Those very words caught on video, as he approached the N55422 on Friday afternoon, June 10th, alongside my instructor, Captain Davies. Where was I? In the plane. By myself.

Yes. I soloed!

I’m finding it hard to find the right words to express the experience. Part of me doesn’t want to find the words. Part of me doesn’t want to share this.

All day on Thursday, I was checking the TAFs, and the weather was looking good. First thing Friday morning, I checked Aeroweather on my phone, and rejoiced. Winds and cloud cover looked good. The skies weren’t clear, but I kept peeking at the radar and it looked like things were going to clear up.

Me and my instructor, Captain Davies

As the day progressed, the skies cleared. As I was driving to the airport, I checked the AWOS and where was that 5 knot wind heading? Right down the runway. Yes. Perfect conditions. Well, this might be it, I thought.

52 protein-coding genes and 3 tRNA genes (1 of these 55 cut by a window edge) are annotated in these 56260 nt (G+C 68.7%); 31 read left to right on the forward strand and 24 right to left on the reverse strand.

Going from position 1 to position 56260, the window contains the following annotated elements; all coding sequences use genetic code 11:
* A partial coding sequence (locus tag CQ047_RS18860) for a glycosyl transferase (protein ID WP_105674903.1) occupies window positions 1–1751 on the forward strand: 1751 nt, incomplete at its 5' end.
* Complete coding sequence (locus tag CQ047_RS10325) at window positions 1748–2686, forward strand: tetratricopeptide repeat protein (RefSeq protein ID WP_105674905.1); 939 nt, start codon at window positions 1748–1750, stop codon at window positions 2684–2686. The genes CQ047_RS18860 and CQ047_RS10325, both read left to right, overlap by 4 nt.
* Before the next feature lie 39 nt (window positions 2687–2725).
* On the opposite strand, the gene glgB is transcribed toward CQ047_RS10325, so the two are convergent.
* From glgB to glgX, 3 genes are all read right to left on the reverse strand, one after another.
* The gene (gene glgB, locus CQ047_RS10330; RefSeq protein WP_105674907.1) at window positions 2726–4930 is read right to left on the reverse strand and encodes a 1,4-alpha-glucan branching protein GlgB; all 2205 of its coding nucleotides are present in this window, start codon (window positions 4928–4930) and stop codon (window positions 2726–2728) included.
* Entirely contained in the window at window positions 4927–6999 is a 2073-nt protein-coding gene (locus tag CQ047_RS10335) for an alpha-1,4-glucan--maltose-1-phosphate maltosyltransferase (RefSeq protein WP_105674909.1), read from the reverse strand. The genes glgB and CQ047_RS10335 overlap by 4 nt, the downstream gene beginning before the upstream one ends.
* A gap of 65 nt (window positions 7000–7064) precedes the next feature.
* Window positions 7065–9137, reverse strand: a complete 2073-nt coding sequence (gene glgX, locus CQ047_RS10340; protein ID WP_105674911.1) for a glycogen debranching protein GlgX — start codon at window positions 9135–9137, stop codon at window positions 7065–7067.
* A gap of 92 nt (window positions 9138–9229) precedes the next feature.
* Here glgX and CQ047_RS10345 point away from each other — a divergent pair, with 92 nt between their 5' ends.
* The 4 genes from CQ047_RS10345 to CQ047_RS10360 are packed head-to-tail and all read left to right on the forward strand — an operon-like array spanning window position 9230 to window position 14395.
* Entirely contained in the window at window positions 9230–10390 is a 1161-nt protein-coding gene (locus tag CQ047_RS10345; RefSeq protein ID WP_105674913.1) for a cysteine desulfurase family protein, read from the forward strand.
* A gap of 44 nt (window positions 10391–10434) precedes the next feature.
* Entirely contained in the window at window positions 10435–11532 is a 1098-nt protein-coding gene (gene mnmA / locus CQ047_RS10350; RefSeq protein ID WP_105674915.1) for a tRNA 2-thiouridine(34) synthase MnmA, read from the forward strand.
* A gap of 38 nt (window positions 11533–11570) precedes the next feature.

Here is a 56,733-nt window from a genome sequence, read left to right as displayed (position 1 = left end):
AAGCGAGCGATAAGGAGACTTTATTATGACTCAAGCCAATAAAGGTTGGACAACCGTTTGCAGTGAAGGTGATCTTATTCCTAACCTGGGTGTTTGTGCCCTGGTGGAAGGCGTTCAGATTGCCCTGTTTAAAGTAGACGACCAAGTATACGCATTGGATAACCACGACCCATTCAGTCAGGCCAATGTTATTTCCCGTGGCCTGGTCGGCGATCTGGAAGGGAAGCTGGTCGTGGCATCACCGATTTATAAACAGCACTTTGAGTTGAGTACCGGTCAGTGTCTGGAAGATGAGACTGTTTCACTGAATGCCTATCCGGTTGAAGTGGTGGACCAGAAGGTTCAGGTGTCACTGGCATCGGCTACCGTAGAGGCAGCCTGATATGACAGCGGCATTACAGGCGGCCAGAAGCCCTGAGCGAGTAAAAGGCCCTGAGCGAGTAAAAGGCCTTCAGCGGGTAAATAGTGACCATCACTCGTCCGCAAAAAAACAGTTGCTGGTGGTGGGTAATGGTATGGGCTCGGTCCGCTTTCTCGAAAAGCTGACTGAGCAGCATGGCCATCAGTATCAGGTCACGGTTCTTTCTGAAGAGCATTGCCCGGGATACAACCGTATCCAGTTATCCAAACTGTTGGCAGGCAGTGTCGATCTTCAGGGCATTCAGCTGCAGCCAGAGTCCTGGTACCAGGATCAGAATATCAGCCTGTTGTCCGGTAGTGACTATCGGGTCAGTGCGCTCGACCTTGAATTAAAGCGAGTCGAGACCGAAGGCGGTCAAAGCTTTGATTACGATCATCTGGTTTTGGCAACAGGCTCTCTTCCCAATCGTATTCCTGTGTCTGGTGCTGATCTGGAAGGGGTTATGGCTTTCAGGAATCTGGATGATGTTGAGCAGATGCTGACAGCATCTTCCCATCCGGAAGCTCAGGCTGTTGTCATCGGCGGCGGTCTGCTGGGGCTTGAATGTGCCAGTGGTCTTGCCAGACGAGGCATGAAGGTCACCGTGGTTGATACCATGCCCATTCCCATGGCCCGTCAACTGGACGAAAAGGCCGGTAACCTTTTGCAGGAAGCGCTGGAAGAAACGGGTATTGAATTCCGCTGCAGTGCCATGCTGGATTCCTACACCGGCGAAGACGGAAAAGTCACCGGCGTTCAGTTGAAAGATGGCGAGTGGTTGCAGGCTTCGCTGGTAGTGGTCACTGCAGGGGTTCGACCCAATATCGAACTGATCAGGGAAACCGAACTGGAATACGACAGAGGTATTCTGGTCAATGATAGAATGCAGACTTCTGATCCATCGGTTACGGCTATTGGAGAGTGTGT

As I arrived at SCH, I saw the N7292J taxiing to the FBO. Here was Captain Glickman to watch and listen, just in case today was the day. Lovely to have you here, sir!

He joined me as I headed out to preflight the N55422. Lucky he was with me, as he noticed first the bright green tape over the engine compartment (where I’d need to get in and check the oil). Great. What was this? He got assistance from the ground crew, who came out and tried to screw the hatch closed without success, and they ended up removing the cowl cover completely. This was

A delay turns into a lesson

actually very cool, and as we were waiting, my instructor gave me a tour of the powerplant. All this time I’m thinking, “yeah, it figures I want to get out there and solo and something is standing in the way”. Crap.

Hallelujah in my head when the guys come back out with the cowl cover and attach it back to the plane. Yes, the oil was checked, and the sump drained. And then it was time to go. Yes, there’s still enough time in the day to solo. I hope …

At least two other aircraft in the pattern as we go up and we are sent RIGHT to avoid the traffic. No! Not right! I want to go left! Coming in for the landing, I’ve got the controls. Trying to get over that center line (I tend to drift to the left of center), and we’re down and back up again. Captain Davies getting me to aim to the right of the center line so that I might just land on the center line. Yes. Brilliant!